Michael: She is somewhere in my room here. But actually, I live with four cats, actually. We have four cats and two dogs, technically, in the same house.
Center: Oh my gosh.
Michael: So, it’s a big zoo. Yeah yeah yeah. But yeah, in my free time, I just like watching TV. I play Magic: The Gathering a lot, so whenever I meet new people, my first thing I ask them is, “Do you play Magic?” So, I have one student, actually, that I teach right now, and I made his lessons in hours, even though they’re only 45 minutes, so I could spend that first 15 minutes playing Magic with him.
Michael: I feel guilty though because I win most of the time, but still. It’s fun. [laughs]
Center: You’ve gotta learn. [laughs]
Michael: Exactly! You know, the teacher’s gotta school the kid. Anyway, I play Magic, I really like building model kits, I think I put that in my bio. I really just enjoy building things. Actually I used to work at the Lego store, like forever ago, and that was honestly my favorite “for fun” job. Like, we got 50% off Legos and so I would always build Legos all the time.
Center: You’re speaking my language now!
Michael: For a hot minute when I was teaching at another school, I would always bring in Legos as a reward or something, because it was so cheap for me. And so slowly everybody knew me as “the Lego teacher,” even the kids who weren’t my students. And so I would just have kids walk up to me and be like, “Do you have anything?” and I was like, “No…”! [laughs] I always had kids asking me for Legos.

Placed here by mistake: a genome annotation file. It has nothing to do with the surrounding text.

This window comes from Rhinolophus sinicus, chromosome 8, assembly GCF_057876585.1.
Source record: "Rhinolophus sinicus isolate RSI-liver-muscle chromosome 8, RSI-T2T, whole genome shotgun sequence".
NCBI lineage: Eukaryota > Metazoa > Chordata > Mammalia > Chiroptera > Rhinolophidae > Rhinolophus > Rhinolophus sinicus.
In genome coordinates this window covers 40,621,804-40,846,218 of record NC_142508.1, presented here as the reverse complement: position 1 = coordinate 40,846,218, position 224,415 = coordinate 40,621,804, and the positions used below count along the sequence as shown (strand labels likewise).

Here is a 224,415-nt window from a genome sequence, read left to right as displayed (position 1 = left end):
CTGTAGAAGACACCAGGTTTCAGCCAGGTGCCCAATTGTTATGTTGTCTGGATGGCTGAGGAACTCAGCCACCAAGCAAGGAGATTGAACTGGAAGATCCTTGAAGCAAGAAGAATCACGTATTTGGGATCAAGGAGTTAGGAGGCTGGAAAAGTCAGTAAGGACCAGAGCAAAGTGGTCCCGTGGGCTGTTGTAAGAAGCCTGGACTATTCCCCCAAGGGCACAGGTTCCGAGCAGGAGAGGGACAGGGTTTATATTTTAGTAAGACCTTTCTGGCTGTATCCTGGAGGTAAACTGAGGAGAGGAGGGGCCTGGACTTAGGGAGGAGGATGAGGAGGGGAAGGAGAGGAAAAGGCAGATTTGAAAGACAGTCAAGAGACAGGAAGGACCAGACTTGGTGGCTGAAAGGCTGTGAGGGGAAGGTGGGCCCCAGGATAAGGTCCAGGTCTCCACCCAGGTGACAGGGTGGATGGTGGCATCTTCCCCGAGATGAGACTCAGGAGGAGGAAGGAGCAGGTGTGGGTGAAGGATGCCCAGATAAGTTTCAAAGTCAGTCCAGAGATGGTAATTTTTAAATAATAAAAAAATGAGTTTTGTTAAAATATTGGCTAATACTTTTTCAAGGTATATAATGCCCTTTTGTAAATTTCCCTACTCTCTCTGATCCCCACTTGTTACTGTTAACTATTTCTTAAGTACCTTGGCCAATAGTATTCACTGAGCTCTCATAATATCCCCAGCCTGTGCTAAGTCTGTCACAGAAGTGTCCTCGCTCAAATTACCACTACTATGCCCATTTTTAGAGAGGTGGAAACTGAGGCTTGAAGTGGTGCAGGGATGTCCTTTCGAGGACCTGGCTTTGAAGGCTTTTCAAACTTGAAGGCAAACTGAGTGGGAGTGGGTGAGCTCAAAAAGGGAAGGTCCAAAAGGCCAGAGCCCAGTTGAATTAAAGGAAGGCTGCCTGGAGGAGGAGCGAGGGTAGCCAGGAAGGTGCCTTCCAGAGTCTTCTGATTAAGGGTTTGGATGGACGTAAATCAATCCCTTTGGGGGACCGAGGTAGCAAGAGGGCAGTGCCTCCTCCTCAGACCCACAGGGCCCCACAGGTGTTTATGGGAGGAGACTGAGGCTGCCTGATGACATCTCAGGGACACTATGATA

Center: I love this. So Michael, it has been lovely to talk to you. Is there anything else that you think it would be important for prospective students to know about you or the way you teach? I did want to ask, what age range do you teach? Do you teach students of all ages?
Michael: Yes, actually. Currently my youngest student is like 5 years old, and then I go – I have a few adult students… as old as you want to be to start learning! It’s never too late. And I feel like there’s always stuff you can learn from starting to learn an instrument.
Like, for example, I have one adult student who’s always so rough on themselves, and I’m like, you just have to be kind to yourself, you know? I would always tell them, “You’re very brave for wanting to begin a new instrument, and we all have to start somewhere. It’s okay to make those mistakes as we’re learning.” Because that’s how you learn!
And they’re always so hard and nervous, but I’m like, you know what? Not everyone can say that they’re learning a new instrument, and getting up and performing in front of people. Learning from me, I think it’s important just to know that I will always try to be as supportive as I can… while being realistic. [laughs] But in general I will always find a way to help my students succeed and find ways to enjoy themselves.
Center: Well, Michael Pordesimo, it was an absolute joy to talk with you today. Thank you so much for your time.
Michael: Thank you, it was wonderful. Have a good one.